-- Erin Kido, associate athletics director for compliance, Xavier University
-- Robert Phillipe, associate commissioner for compliance and academics, Conference USA
The NCAA, for all it does right -- and there's plenty it does right -- keeps making decisions like this, wherein it's practically mandatory writers from all over brandish their blades. It's become rote, really. With regularity, the NCAA makes a decision seem so heartless that you can't help but root for it to fail and then hope whatever replaces it can be consistent and possessing something resembling a soul.
We've not even reached the end of Buckles' troubles and the outwardly arbitrary nature of this outcome. Because there's a player named Malik Smith, who you've probably never heard of. Smith will wear Minnesota threads next season. Smith wore FIU colors last year. Smith, like Buckles, wanted out at FIU when his coach got the Minnesota gig. In May, the NCAA allowed Smith to go. Buckles, who signed a tender to play for Minnesota last month, is stuck at FIU in a final year of irrelevant basketball.
The argument against Buckles is this: He's attempting to play for three teams in three years. But that's flawed on two counts: One, Buckles never played a minute for FIU and took his lumps as a redshirt. Two, the reason for the transfer is transparent. Florida International cannot play in its conference tournament, let alone be eligible for an NCAA tournament bid, so what's the point in forcing a kid to stay there in his final year? Most of his academic past has proven to be above average.
The situation seems clear. Shouldn't the NCAA pragmatically approach this situation, step back and look at what it's deciding on? Cases like these are why my colleague, Gary Parrish, has recommended the NCAA invent the position of a Director of Common Sense and Decency. The revamped guidelines on transfer waivers from last year is already not effective, and if it's grades from FIU that have kept Buckles from moving on, here's the arguable legislation responsible. The NCAA is just taking hit after hit here. The small stuff adds up. The big cases, the money, the hypocrisy of profiting off athletes, all that gets more pub. But the smaller erosion here only diesels up the arguments.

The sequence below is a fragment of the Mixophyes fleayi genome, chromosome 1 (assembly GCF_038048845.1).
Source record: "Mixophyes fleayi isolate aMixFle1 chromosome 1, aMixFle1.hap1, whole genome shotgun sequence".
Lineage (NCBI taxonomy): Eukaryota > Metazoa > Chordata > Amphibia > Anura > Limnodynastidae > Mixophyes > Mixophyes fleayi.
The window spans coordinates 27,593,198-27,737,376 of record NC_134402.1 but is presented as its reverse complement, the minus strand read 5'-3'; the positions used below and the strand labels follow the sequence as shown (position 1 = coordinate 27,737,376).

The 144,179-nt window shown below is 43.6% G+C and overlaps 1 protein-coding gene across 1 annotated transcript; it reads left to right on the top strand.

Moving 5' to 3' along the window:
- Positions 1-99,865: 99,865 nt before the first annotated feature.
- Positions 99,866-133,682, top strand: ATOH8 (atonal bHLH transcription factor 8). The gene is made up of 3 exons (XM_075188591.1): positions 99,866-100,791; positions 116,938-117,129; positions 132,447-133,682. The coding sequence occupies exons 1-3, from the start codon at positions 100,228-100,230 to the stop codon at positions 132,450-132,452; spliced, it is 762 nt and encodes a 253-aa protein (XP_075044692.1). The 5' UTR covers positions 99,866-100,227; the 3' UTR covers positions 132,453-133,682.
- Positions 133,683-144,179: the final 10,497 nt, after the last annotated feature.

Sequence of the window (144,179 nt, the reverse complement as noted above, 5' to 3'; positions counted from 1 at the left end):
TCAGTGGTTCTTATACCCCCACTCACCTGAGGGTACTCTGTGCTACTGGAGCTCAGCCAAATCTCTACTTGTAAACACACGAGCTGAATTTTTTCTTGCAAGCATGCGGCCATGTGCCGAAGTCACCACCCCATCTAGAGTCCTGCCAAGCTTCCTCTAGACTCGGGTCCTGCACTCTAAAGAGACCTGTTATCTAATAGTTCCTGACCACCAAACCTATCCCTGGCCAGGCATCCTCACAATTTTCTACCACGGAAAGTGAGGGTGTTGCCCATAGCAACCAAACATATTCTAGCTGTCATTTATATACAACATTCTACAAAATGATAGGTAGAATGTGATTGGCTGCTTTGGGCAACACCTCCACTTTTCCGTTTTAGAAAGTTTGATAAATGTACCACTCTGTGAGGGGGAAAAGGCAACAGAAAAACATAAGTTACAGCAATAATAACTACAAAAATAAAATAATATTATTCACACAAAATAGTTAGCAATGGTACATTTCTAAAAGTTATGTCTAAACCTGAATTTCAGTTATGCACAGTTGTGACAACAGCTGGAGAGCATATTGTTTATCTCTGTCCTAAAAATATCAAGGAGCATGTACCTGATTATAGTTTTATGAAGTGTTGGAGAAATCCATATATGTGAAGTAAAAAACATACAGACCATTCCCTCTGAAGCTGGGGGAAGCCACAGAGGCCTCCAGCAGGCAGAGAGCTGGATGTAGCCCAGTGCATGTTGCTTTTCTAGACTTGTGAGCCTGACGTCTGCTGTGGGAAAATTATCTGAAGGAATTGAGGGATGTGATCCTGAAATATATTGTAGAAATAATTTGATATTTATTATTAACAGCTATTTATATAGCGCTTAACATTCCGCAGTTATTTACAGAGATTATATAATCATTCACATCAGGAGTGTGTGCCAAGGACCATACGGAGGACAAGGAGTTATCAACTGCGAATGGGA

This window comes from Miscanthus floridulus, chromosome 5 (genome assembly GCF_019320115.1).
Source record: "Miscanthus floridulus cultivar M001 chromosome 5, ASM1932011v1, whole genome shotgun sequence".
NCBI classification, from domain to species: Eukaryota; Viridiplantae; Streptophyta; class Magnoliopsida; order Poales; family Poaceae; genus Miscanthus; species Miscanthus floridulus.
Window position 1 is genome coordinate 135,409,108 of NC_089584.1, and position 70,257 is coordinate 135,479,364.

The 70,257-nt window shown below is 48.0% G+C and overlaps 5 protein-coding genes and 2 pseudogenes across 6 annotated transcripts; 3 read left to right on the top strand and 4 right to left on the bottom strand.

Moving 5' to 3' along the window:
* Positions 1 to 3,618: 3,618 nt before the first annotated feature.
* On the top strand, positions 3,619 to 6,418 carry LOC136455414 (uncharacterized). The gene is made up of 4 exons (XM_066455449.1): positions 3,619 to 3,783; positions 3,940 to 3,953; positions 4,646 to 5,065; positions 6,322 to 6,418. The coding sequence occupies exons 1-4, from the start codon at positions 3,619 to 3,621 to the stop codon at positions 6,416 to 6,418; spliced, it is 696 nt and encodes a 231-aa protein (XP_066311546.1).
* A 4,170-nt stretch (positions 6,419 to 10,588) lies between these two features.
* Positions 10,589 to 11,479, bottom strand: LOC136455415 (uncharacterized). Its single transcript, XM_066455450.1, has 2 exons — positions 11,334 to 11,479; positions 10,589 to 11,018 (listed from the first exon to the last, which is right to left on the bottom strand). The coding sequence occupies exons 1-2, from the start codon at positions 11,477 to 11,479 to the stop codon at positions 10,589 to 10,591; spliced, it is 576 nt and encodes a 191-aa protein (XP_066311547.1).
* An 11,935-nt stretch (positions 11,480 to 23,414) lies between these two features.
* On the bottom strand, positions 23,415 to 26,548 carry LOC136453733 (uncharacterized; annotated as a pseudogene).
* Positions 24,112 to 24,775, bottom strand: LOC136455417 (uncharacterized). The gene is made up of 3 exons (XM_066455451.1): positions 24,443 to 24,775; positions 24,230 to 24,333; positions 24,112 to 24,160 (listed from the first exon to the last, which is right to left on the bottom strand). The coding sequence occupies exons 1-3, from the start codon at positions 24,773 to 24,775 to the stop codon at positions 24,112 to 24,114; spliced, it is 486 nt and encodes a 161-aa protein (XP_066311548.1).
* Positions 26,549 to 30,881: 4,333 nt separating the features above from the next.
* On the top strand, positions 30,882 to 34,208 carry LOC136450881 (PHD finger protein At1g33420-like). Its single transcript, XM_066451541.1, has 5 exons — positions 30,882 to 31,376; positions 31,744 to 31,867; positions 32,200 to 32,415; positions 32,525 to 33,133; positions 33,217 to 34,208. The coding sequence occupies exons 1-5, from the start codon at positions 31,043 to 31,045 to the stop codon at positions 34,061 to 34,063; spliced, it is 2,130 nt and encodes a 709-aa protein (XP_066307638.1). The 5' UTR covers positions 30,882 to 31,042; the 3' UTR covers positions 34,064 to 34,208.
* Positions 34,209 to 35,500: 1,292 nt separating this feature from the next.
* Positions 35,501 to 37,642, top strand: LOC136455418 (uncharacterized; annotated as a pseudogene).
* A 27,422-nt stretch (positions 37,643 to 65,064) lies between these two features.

Whether Buckles was done right or wrong, I think it's become evident that the transfer process needs a reboot or, at least, a complete rewrite on how waivers are doled out. Too many contradictory cases make for everlasting egg on the NCAA's mug.
If the monolith in Indianapolis cares at all about winning the public's trust in these cases, it needs to not only step back and really look at how it judges transfers but also be as transparent as possible in doing so. Right now there are a lot of people asking why Rakeem Buckles should be forced to play an irrelevant final year of college basketball at a school where he doesn't want to be. Cases like this would be much less subject to doubt and speculation if the baseline for transfers was altered and, ironically, made for black-and-white rather than perpetually dealing in gray.